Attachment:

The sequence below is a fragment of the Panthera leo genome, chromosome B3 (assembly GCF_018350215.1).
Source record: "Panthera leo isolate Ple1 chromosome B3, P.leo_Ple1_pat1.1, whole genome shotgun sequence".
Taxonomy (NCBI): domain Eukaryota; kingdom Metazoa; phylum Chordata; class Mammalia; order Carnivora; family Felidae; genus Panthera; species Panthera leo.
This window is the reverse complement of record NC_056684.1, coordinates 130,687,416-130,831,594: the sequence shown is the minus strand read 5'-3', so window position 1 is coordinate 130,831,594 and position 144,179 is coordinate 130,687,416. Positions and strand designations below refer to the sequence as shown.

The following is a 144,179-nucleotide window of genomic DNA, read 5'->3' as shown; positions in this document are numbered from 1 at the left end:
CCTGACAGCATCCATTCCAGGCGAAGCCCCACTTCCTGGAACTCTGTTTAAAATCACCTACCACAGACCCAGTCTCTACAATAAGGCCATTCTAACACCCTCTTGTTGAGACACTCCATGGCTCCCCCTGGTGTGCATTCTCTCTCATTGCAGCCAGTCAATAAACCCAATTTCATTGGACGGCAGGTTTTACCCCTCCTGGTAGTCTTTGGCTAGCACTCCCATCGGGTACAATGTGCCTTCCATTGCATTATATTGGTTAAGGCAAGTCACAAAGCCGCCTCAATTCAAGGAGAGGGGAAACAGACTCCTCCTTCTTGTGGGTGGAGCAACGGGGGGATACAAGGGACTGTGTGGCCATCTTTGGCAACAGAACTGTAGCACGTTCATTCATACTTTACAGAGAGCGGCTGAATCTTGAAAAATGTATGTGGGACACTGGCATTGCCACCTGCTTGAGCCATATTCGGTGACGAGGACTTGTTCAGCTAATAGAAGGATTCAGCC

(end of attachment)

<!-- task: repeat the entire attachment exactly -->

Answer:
The sequence below is a fragment of the Panthera leo genome, chromosome B3 (assembly GCF_018350215.1).
Source record: "Panthera leo isolate Ple1 chromosome B3, P.leo_Ple1_pat1.1, whole genome shotgun sequence".
Taxonomy (NCBI): domain Eukaryota; kingdom Metazoa; phylum Chordata; class Mammalia; order Carnivora; family Felidae; genus Panthera; species Panthera leo.
This window is the reverse complement of record NC_056684.1, coordinates 130,687,416-130,831,594: the sequence shown is the minus strand read 5'-3', so window position 1 is coordinate 130,831,594 and position 144,179 is coordinate 130,687,416. Positions and strand designations below refer to the sequence as shown.

The following is a 144,179-nucleotide window of genomic DNA, read 5'->3' as shown; positions in this document are numbered from 1 at the left end:
CCTGACAGCATCCATTCCAGGCGAAGCCCCACTTCCTGGAACTCTGTTTAAAATCACCTACCACAGACCCAGTCTCTACAATAAGGCCATTCTAACACCCTCTTGTTGAGACACTCCATGGCTCCCCCTGGTGTGCATTCTCTCTCATTGCAGCCAGTCAATAAACCCAATTTCATTGGACGGCAGGTTTTACCCCTCCTGGTAGTCTTTGGCTAGCACTCCCATCGGGTACAATGTGCCTTCCATTGCATTATATTGGTTAAGGCAAGTCACAAAGCCGCCTCAATTCAAGGAGAGGGGAAACAGACTCCTCCTTCTTGTGGGTGGAGCAACGGGGGGATACAAGGGACTGTGTGGCCATCTTTGGCAACAGAACTGTAGCACGTTCATTCATACTTTACAGAGAGCGGCTGAATCTTGAAAAATGTATGTGGGACACTGGCATTGCCACCTGCTTGAGCCATATTCGGTGACGAGGACTTGTTCAGCTAATAGAAGGATTCAGCC